Now my advice for those who die
Declare the pennies on your eyes
'Cause I'm the taxman, yeah, I'm the taxman
-The Beatles

"The beatles had it right. They knew [that] no matter what we do, we have to deal with the tax man," says Ralph Lerner, a well-known art law attorney with Withers Bergman LLP in New York City.

The "tax man," or, more formally, the Internal Revenue Service, is keen to be dealt with when a death occurs. It is especially keen on getting its cut of long-term capital gains. Art that has appreciated in value falls into this category, which means it can be taxed at 28%.

Even without the taxes involved, there are reasons to donate instead. Sometimes, when a donor dies, his or her children don't want the art, Lerner says. Or they end up fighting over it. Or the grandkids poke a hole in a painting. It happens-a lot.

"It's a very scary thing," Lerner says. Take the case of Steve Wynn, who punched an elbow through a $139 million Picasso painting. No kidding, but an example how accidents can happen.

So to avoid accidents and a big check to the IRS, Lerner believes the cleanest and simplest thing for the donor to do is leave the work to a public charity. "The lifetime transfer of a work of art to a charitable organization saves the individual donor income taxes because of the allowable income tax deduction," Lerner explains. "At the same time, the lifetime transfer relieves the donor of the expense and the worry connected with the maintenance of a valuable work of art."

For example, he says, a painting that cost the donor $1,000 originally may have a fair market value of $10,000 today.

"A contribution today of the painting to charity that meets all the requirements ... produces an allowable charitable deduction of $10,000. For someone in the 35% tax bracket, such a contribution saves $3,500 in federal income taxes. Since the donor's out-of-pocket cost was only $1,000, the taxpayer has made a $2,500 tax-free economic profit and has enjoyed the use of the painting through its years of ownership at no cost. The problem is to make sure the contribution is correctly made."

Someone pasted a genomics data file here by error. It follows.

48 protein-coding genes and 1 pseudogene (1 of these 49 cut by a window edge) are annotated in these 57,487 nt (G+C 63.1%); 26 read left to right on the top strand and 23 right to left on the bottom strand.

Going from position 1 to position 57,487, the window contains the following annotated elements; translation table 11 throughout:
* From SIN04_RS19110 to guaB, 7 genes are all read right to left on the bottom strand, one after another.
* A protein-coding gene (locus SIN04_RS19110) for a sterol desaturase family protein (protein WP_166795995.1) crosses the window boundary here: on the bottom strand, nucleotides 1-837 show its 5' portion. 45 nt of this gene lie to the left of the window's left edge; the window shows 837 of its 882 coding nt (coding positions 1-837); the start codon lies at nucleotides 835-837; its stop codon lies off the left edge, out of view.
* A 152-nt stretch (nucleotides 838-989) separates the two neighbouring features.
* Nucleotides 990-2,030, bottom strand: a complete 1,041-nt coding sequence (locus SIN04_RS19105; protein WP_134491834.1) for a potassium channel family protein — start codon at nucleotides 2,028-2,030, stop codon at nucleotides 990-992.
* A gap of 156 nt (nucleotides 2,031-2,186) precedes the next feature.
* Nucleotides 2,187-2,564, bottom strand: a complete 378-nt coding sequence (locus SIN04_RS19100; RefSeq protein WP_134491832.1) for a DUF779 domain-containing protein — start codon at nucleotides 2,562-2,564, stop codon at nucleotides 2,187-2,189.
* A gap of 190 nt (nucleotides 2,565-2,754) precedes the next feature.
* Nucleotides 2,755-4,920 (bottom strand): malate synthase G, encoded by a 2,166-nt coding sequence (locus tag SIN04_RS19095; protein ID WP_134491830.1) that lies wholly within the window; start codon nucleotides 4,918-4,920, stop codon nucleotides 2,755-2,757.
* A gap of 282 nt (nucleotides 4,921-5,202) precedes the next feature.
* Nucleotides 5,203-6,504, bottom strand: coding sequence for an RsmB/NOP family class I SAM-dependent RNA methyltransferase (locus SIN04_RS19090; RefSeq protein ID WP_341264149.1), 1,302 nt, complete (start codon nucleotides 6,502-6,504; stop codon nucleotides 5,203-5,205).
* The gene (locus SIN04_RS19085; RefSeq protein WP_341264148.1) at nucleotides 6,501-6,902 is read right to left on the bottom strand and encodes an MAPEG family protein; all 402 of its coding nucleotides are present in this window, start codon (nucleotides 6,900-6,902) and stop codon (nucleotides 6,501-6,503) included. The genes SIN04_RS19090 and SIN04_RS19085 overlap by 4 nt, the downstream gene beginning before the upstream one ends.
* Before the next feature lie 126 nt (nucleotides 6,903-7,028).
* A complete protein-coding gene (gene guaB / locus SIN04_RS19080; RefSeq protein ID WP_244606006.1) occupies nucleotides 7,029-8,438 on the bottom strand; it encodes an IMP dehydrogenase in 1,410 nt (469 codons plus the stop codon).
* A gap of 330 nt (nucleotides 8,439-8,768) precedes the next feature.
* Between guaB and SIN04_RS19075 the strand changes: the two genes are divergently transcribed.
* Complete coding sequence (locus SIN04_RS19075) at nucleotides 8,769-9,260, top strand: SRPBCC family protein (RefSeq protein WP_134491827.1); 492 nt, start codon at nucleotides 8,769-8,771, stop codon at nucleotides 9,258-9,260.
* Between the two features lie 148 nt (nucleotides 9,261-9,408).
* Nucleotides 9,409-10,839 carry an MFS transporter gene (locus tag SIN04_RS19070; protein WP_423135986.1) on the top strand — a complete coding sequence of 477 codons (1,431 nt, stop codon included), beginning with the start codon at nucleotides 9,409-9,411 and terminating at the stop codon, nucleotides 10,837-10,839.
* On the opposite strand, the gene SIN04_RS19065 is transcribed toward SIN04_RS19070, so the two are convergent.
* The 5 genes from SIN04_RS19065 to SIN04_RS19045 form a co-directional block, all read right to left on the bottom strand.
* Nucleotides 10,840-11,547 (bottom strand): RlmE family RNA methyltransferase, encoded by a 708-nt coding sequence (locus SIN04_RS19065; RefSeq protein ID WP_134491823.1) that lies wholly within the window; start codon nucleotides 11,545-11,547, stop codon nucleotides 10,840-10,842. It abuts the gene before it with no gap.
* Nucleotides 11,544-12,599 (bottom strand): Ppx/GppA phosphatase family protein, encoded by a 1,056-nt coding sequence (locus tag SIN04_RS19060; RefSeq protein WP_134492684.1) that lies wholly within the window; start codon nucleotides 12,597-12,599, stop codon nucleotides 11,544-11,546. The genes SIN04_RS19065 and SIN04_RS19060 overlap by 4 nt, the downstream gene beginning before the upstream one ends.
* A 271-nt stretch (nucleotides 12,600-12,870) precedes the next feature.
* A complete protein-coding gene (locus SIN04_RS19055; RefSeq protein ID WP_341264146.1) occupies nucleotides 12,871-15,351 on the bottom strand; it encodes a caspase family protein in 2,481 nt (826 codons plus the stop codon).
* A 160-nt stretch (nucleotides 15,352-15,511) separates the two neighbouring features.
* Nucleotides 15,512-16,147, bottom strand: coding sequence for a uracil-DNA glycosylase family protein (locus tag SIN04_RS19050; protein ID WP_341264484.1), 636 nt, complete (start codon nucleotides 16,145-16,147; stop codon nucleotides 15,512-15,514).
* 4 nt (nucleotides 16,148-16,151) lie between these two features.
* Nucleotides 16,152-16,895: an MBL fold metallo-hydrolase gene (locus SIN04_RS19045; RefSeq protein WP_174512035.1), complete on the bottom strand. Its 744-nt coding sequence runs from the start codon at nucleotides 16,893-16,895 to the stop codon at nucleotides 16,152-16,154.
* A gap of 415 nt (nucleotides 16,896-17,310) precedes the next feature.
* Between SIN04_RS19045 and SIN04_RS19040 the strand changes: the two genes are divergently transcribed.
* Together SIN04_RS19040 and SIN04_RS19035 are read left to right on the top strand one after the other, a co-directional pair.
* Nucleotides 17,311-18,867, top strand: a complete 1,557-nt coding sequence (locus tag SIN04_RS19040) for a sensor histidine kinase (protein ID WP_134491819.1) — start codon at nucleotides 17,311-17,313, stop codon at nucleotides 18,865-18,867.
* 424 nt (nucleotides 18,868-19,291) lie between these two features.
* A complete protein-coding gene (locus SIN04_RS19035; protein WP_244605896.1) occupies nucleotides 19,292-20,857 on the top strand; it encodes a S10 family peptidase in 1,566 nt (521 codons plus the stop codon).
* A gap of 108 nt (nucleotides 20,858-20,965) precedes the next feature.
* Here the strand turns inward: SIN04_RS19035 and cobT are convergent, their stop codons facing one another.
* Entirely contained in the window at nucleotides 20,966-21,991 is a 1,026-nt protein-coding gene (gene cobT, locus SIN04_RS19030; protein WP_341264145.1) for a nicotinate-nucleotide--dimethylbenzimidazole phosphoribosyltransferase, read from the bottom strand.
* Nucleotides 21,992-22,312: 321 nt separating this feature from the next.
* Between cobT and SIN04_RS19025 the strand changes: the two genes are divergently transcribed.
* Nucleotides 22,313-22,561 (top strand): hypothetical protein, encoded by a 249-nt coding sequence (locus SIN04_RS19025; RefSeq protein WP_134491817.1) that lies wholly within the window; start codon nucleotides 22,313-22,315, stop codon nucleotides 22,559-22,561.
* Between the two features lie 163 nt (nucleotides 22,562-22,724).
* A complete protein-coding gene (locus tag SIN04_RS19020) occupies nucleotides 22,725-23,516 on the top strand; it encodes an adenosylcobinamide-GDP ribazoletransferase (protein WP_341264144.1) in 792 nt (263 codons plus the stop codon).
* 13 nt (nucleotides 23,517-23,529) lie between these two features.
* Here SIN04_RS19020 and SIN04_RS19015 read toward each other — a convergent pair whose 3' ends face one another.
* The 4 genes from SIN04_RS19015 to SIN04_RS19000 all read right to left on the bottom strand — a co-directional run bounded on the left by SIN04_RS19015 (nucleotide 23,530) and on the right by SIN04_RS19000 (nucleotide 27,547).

Put an extra zero or two at the end of these numbers and the tax savings become even more compelling. Moreover, the property is taken out of the estate, which saves any taxes that may have been incurred.

But making the charitable contribution correctly is no easy feat. There are myriad hiccups, loopholes and mad rules to follow when it comes to gifting art. For example, to make a donation of a work, the donor must determine the status of the charitable organization (foreign tax-exempt organizations aren't allowed) and the type of property being contributed (art is weird in this way-it is valued by both property and copyright, two separate assets). The donor must also decide whether the art satisfies the "related use rule" (if a museum, for example, accepts the art to put on display but instead sells the work, it runs afoul of anticipated "use" and 100% of the deduction will be lost). And the donor must determine whether there is a qualified appraisal prepared by a qualified appraiser.